An Oregon City propane explosion left an 80-year-old man severely burned, requiring emergency air evacuation to the Oregon Burn Center, according to a recent article in The Oregonian.
The explosion, which also killed 200 birds with which the man was working in a barn, was strong enough that it destroyed “a 10-by-12 wall and blew out a nearby garage door,” according to The Oregonian. It took place after the victim “had turned on the propane and gone to light a heater that was hanging from the ceiling in a barn.” The “active fire” was out by the time law enforcement officials arrived though the area was still filled with smoke, according to the paper.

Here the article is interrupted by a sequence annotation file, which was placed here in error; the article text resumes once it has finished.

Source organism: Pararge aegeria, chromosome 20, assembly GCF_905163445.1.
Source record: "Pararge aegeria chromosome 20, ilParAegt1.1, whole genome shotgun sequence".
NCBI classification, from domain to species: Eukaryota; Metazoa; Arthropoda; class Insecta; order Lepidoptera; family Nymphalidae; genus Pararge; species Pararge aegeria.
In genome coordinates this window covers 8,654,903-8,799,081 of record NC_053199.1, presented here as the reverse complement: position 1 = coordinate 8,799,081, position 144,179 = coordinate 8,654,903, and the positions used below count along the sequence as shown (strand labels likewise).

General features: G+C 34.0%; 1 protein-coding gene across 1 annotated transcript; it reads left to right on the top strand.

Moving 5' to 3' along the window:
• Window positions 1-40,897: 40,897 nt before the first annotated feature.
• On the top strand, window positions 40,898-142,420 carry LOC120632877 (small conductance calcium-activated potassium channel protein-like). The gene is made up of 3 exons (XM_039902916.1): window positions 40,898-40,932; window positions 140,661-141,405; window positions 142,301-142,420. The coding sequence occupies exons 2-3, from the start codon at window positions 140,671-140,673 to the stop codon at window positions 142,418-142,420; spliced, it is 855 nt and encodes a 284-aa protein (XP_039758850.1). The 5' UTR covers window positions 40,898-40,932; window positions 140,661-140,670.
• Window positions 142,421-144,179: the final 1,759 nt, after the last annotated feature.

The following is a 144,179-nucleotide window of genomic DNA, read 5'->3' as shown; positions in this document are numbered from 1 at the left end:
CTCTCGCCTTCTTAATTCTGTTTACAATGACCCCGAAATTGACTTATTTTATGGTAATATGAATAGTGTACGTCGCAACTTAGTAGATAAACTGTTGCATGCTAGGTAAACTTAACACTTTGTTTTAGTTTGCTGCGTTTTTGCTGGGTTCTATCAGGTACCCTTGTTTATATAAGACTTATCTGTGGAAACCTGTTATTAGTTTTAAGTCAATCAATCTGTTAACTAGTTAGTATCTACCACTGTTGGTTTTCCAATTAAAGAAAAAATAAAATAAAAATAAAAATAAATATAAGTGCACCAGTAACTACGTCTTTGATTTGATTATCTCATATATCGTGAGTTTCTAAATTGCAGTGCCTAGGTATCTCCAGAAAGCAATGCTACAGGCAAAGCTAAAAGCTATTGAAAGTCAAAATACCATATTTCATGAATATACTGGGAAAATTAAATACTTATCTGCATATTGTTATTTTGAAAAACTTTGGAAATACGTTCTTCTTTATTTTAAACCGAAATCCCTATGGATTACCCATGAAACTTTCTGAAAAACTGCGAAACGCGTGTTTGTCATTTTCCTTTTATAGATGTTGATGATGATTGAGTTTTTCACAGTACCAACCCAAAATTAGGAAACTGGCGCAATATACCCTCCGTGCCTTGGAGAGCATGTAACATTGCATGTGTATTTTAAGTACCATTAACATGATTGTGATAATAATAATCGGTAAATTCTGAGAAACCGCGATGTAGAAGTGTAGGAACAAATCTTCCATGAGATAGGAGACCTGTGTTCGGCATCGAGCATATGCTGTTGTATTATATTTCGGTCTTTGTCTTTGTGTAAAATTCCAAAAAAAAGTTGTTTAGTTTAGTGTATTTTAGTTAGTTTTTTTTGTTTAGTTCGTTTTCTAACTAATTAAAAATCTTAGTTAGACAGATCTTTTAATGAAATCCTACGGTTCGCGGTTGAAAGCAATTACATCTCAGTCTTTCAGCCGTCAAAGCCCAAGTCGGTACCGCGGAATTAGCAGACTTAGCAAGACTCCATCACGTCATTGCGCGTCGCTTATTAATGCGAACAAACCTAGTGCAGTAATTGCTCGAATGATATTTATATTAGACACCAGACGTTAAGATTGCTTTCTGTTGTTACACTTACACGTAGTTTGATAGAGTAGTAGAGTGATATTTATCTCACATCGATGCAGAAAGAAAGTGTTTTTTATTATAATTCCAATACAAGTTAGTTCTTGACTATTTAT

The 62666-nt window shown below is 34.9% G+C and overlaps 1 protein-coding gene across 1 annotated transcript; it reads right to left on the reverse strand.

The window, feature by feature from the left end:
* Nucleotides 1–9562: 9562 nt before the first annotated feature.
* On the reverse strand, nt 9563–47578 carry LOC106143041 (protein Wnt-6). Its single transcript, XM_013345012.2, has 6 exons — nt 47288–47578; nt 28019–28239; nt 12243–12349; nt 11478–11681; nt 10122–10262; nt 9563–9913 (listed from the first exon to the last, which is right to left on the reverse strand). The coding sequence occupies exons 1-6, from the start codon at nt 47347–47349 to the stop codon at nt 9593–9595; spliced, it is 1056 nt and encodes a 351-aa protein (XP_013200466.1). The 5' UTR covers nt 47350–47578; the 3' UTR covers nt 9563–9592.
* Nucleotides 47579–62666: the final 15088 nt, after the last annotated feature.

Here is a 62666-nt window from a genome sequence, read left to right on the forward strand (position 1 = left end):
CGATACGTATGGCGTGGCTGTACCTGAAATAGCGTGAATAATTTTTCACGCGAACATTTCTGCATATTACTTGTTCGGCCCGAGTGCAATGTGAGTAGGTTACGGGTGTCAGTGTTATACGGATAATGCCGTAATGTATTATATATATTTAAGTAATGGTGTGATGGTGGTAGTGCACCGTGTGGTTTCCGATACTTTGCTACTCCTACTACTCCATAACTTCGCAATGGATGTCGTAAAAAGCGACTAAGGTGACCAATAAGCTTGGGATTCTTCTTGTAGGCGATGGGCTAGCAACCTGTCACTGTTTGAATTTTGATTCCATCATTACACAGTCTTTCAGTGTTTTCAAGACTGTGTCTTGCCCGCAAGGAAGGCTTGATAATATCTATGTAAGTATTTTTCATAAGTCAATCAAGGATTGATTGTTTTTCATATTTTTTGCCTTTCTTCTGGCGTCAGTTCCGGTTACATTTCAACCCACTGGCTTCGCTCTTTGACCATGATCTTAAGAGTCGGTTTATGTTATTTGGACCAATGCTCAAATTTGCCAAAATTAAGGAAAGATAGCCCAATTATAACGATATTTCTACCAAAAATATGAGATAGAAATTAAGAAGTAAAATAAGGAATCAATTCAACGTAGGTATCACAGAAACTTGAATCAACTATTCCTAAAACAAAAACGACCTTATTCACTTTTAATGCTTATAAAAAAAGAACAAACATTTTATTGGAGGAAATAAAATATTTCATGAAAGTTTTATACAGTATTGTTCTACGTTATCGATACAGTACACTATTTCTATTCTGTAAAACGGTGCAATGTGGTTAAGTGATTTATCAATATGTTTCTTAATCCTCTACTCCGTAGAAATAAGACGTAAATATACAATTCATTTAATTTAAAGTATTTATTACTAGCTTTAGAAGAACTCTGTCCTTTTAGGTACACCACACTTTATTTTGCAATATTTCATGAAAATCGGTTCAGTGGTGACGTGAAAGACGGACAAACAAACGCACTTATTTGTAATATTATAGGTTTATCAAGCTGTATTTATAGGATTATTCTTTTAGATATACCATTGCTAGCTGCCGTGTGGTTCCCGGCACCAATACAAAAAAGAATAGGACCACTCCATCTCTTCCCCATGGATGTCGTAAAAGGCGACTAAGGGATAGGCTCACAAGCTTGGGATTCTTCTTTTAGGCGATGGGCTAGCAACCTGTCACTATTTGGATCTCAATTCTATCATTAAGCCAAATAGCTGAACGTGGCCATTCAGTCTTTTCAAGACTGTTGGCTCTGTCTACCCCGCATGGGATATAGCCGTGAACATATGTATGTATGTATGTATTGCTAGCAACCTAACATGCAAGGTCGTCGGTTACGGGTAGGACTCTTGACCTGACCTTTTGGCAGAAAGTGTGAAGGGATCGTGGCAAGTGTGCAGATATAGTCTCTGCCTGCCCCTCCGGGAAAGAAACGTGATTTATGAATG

The paper reports that “authorities are not investigating the accident,” believing that the explosion was simply the result of the propane having been left on longer than the victim intended. The published reports of the incident, however, raise questions of Oregon product liability that bear examination.
It goes without saying that dangerous articles, like propane cylinders, must always be handled in a cautious and appropriate manner. That, however, does not release manufacturers from either a moral or a legal obligation to ensure both that the items they sell are safe and that they function as expected. A valve that is properly shut down should stay shut down. Containers that are not supposed to leak should be leak-free.
When accidents leave people injured and property damaged victims seeking justice have every right to ask pointed questions of manufacturers and marketers. A Portland product liability attorney with special expertise in Oregon explosions can help victims sort through the complexities of the law to determine where responsibility properly lies in the wake of an explosion or other severe, injury-causing accident.